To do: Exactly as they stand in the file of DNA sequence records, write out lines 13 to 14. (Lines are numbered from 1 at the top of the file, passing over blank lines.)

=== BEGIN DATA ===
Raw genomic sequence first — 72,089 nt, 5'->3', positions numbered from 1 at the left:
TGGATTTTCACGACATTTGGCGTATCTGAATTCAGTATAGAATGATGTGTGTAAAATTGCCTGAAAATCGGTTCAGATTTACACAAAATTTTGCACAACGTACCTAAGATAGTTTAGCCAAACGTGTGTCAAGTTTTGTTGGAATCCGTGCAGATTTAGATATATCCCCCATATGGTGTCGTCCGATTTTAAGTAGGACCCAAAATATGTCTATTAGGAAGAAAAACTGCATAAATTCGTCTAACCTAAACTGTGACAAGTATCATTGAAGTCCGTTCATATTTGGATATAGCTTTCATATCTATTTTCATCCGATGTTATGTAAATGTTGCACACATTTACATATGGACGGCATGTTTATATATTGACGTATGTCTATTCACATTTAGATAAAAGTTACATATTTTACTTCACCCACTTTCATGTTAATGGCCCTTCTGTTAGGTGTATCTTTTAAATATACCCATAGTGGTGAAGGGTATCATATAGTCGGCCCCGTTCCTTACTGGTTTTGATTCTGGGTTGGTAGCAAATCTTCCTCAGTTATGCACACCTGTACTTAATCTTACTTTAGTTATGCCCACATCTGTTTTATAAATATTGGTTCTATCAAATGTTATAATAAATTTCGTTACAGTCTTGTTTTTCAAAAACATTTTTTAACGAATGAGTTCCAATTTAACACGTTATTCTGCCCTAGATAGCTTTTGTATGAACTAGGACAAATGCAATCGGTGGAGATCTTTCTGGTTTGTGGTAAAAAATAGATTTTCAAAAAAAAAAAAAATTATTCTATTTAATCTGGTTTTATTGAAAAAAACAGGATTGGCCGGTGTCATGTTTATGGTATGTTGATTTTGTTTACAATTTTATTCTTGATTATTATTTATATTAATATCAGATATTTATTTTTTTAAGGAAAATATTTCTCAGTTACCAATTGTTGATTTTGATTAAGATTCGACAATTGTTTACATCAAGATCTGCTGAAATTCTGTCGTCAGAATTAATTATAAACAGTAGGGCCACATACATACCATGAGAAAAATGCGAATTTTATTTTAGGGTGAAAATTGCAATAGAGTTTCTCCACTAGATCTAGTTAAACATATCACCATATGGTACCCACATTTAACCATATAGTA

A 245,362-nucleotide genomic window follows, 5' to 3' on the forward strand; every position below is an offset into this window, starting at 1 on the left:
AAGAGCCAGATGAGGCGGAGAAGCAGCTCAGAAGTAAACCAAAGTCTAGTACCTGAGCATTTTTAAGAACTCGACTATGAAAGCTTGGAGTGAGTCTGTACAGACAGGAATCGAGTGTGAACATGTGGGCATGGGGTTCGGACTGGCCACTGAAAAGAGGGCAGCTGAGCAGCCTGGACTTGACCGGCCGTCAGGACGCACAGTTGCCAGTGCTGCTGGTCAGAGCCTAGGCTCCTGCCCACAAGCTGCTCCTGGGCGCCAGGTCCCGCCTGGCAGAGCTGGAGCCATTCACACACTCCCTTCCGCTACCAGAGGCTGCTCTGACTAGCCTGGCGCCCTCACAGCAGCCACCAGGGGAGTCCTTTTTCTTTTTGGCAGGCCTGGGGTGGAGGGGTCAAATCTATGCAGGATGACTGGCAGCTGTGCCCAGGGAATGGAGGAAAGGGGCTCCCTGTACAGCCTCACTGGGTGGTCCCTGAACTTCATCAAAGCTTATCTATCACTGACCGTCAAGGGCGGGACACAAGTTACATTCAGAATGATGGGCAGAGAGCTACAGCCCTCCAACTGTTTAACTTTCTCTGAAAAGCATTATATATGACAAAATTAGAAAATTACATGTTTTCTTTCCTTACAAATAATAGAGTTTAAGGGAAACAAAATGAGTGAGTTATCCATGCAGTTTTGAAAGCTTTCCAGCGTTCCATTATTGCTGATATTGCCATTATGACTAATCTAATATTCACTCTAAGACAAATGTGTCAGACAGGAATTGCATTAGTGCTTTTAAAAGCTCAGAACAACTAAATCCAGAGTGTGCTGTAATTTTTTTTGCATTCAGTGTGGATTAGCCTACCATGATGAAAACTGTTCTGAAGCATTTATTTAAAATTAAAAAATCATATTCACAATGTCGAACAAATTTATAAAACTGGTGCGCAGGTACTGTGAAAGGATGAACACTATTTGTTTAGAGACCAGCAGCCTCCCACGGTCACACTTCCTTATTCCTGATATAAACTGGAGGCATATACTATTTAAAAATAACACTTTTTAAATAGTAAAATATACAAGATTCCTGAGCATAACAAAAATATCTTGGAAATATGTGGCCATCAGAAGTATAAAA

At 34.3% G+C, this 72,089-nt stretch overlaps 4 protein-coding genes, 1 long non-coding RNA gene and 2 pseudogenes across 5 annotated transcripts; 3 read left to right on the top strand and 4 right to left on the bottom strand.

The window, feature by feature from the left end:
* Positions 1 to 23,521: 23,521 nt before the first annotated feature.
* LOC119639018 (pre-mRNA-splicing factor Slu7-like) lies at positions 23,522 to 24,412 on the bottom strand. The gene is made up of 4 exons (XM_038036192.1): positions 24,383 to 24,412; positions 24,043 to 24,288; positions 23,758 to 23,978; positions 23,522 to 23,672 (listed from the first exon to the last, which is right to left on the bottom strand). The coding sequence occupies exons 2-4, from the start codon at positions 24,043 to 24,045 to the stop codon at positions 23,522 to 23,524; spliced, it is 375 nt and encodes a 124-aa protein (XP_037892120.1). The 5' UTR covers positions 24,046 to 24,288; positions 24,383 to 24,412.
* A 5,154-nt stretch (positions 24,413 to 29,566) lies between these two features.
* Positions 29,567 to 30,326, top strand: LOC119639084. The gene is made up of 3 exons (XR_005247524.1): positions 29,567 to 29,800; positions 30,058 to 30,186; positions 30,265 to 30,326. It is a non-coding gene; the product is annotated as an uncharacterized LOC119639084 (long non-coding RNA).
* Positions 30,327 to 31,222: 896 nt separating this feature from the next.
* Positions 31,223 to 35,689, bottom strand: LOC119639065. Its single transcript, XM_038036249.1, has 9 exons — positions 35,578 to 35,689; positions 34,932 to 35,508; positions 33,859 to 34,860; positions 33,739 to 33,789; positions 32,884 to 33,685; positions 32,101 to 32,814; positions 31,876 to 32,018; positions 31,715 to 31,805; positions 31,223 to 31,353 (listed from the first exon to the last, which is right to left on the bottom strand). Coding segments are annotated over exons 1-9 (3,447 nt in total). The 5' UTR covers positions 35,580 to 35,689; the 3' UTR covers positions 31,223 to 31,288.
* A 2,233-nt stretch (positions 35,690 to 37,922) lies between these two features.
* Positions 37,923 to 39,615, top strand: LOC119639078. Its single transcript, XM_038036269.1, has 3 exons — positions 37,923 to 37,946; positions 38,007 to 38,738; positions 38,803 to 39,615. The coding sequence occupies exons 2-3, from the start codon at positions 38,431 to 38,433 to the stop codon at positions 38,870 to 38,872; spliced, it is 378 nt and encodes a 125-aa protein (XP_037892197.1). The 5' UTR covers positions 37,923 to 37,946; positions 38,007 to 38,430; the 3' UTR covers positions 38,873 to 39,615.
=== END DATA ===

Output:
* A 2,233-nt stretch (positions 35,690 to 37,922) lies between these two features.
* Positions 37,923 to 39,615, top strand: LOC119639078. Its single transcript, XM_038036269.1, has 3 exons — positions 37,923 to 37,946; positions 38,007 to 38,738; positions 38,803 to 39,615. The coding sequence occupies exons 2-3, from the start codon at positions 38,431 to 38,433 to the stop codon at positions 38,870 to 38,872; spliced, it is 378 nt and encodes a 125-aa protein (XP_037892197.1). The 5' UTR covers positions 37,923 to 37,946; positions 38,007 to 38,430; the 3' UTR covers positions 38,873 to 39,615.